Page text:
Bacterial urethritis in men and women

Urethritis is a condition of inflammation in the urethra. There are a number of causes, which makes for a possible cause of urethritis, and they belong to either bacterial, viral, parasitic, or noninfectious sources (which makes it a bit comparable to legionellosis). Doctors carry out the diagnosis process using an initial step to confirm what sort of urethritis it is.

What causes bacterial urethritis in men?

Bacterial urethritis is caused by a variety of factors;

Complication arising from illness – urethritis can be triggered by illness and the use of drugs that the body does not react well to.

– Inability to fully empty the bladder – urinary tract infection may be triggered when an individual has difficulty fully emptying the bladder. This may cause urine to be held in the body for too long, thereby supporting growth and rapid multiplication of bacteria not only in the bladder but also in the urethra.

– Catheter use – people who cannot control their urine flow or who need aid to pass out urine usually make use of a catheter. This can cause bruising and injury whenever it is been changed. The injury may increase the chances of infection.

– Enlargement of the prostate gland – the prostate gland is the male sex organ. Enlargement of this gland may occur and will prevent total emptying of the bladder during urination, causing urine stagnation which can easily trigger bladder infection which from the bladder enters the urinary canal.

What causes bacterial urethritis in women?

In addition to the common causes of bacteria, due to the characteristics of the female genitourinary system, the causes of urethritis can also be:

– Poor toilet hygiene – people, especially females who make use of unclean or unhealthy toilets are highly vulnerable to infections. The short urethra present in women also allows for easy passage and transportation of infection from the vagina and anus. Also, women who clean up after toilet use by wiping from the anus upfront to the vagina can cause bacteria to be easily transferred into the vagina.

– Forceful sexual intercourse – this can cause bruising and increase the chances of infection.

– Tampon use – insertion of tampons into the vagina can cause bacteria to be introduced to the vagina, which can easily travel to the urinary canal.

– Use of diaphragm – women who also make use of diaphragm as a form of contraceptive during sexual intercourse is also open to the risk of infection or bacterial urethritis.

– Other factors that can trigger urethritis in women may include the use of spermicidal creams and jellies, douching, use of dirty underwear, etc.

– Frequent sexual activity may also cause bacteria to get mixed up in the vaginal discharge. Such bacteria can also find its way into the urethra.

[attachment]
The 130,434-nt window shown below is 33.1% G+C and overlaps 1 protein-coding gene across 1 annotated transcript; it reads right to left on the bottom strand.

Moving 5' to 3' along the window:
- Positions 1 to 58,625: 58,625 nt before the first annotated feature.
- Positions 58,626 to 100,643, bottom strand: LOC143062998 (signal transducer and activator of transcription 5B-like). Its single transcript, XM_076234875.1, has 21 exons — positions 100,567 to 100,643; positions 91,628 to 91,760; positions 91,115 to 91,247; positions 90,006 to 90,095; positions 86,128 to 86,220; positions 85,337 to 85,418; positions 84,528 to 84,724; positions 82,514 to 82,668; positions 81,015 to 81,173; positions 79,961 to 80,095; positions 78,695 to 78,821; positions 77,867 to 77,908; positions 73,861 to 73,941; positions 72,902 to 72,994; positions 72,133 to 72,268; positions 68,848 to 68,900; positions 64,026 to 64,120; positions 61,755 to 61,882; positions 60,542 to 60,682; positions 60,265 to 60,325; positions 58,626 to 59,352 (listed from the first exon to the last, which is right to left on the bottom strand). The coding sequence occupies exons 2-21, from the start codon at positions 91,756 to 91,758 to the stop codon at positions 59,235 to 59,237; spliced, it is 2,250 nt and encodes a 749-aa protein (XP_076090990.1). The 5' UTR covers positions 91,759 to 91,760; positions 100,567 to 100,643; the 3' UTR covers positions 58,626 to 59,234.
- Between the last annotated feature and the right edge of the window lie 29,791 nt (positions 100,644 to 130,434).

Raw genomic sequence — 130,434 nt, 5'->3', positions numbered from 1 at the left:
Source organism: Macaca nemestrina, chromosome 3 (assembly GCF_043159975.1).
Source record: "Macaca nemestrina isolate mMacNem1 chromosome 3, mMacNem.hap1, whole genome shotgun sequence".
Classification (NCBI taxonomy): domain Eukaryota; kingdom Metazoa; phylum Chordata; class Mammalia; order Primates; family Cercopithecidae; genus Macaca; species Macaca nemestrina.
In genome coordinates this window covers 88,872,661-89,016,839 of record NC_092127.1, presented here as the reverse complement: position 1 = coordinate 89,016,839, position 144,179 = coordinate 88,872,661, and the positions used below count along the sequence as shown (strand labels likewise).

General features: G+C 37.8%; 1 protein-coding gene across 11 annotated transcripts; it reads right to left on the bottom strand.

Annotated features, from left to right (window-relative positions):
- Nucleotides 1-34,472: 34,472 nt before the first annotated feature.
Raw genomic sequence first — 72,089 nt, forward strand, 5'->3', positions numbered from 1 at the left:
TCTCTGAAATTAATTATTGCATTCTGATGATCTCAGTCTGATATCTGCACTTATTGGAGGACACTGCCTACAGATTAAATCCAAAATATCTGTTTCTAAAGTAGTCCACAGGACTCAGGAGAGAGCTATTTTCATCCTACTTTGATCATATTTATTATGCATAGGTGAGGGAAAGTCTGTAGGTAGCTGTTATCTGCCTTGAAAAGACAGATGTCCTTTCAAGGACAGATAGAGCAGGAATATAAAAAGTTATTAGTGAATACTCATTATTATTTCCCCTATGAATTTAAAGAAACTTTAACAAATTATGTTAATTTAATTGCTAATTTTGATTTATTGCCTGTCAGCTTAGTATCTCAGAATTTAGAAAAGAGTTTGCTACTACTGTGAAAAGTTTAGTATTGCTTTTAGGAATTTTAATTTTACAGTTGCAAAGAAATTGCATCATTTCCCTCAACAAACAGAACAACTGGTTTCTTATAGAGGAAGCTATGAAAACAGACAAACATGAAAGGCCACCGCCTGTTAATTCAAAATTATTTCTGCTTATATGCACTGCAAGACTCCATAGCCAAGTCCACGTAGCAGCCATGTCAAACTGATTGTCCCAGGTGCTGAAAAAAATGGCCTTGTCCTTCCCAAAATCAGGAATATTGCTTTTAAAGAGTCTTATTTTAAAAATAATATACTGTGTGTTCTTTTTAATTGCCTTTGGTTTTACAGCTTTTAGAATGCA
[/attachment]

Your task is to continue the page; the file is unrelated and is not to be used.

How to distinguish gonorrheal urethritis from bacterial

It is very important to conduct an accurate diagnosis of the urethritis pathogen. Bacterial urethritis occurs due to the multiplication of irregular microflora in the genitourinary system. Gonorrhea urethritis occurs due to the appearance of gonococci in the body. These two types must be distinguished in order to make a correct diagnosis.

The first steps of diagnosis include a careful check for the presence of Gram’s stain which is a urethral discharge suggesting the presence of gonorrhea. This is a step that is easily carried out for urethritis cases in men, and the organism that affects the health condition is distinctive. However, for anatomical reasons, there are certain difficulties to confirm gonorrheal infection in women. This is the historical basis for which the need to test a non-gonorrheal case of urethritis came up.

After the lab-tests when the presence of no gonorrheal infection is found, a person is diagnosed with NGU; out of which the majority of the cases happen to be termed as Chlamydia. 25 – 55 percent of NGU cases occur through a bacterium that is categorized as a pathogenic bacterial genus. Although most often sexually transmitted, it may have a number of other causes to effect into an NGU in males as well as females.

There have been instances when the term NGU has been used alternatively as Non-specific Urethritis (or NSU), especially in the UK. Treatments however pertain to similar methods followed across the world. Every case of NGU/NSU needs a dose of proper antibiotics as should be decided by the doctor. A number of reasons, including sexual contact, can cause NGU. Antibiotic medication is therefore possible to be used in a broad-based way as well. However, a number of factors that decide the choice of antibiotics include a strain of the ureaplasma.

Patients would be advised to visit a doctor as long as symptoms persist, even in a mild form. NGU patients, who are diagnosed early, often get relieved much faster than those who may take longer owing to the growth of the disease. Complications can also concern fertility, skin problems, especially in women, when left untreated. It is advisable to visit a specialist in the field of urethritis and related diseases in order to get a proper diagnosis done.

The article is written by licensed urologists: Dr. David M. Kaufman and David M. Weiner, MD. If you have any questions after reading the article, you can contact us by asking a question in the feedback form

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